“Nothing lasts forever,” muses Francis Urquhart as he looks at a picture of Margaret Thatcher. ”Even the longest, the most glittering reign must come to an end someday”.
So begins House of Cards, one of the finest political dramas in British TV history. It has recently been remade for the US by Netflix.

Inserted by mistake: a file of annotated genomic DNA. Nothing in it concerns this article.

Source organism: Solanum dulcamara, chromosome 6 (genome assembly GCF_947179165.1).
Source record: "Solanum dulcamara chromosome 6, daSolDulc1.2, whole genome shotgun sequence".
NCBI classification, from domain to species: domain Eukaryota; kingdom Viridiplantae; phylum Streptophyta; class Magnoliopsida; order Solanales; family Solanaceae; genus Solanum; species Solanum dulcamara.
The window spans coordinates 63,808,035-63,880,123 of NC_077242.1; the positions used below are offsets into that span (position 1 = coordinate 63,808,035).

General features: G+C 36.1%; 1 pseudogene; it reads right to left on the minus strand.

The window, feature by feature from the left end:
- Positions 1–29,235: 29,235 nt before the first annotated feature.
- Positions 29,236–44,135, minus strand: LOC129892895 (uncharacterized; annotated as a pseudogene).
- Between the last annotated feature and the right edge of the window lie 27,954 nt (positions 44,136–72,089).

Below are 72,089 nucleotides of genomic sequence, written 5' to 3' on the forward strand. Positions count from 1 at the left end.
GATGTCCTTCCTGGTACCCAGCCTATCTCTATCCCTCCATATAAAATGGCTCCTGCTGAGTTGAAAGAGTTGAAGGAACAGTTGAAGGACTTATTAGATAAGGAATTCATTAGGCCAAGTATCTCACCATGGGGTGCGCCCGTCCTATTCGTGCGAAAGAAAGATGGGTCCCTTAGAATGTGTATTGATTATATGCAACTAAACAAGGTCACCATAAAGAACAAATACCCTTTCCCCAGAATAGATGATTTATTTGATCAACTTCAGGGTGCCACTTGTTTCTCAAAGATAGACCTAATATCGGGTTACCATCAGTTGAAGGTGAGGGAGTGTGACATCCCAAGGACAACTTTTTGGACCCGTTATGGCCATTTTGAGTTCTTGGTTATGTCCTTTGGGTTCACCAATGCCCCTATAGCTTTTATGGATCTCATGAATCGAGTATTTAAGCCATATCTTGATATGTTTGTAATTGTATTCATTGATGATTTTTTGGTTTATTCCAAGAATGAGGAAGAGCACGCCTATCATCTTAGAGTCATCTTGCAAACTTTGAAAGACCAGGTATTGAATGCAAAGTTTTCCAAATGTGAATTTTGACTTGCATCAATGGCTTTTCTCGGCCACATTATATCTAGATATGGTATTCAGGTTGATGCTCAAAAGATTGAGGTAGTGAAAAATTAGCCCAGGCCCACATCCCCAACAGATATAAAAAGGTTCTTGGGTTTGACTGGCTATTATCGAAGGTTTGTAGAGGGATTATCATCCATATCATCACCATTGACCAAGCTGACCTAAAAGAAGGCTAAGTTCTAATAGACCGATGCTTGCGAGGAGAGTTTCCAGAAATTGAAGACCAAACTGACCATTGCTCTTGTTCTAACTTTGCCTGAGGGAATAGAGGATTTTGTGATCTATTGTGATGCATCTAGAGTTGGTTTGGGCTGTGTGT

Based on a book by Tory insider Michael Dobbs and brought to the screen by the more left wing British dramatist Andrew Davies in 1990, House of Cards centres on Francis Urquhart, the Tory Party Chef Whip superbly played by the late Ian Richardson. Taking the audience into his full confidence – Urquhart has a disarming and involving tendency to talk directly to the audience, often offering nothing more than a wry smile or a raised eyebrow in response to events – we become fully involved and even complicit in Urquhart’s activities as he skilfully manoeuvres his…
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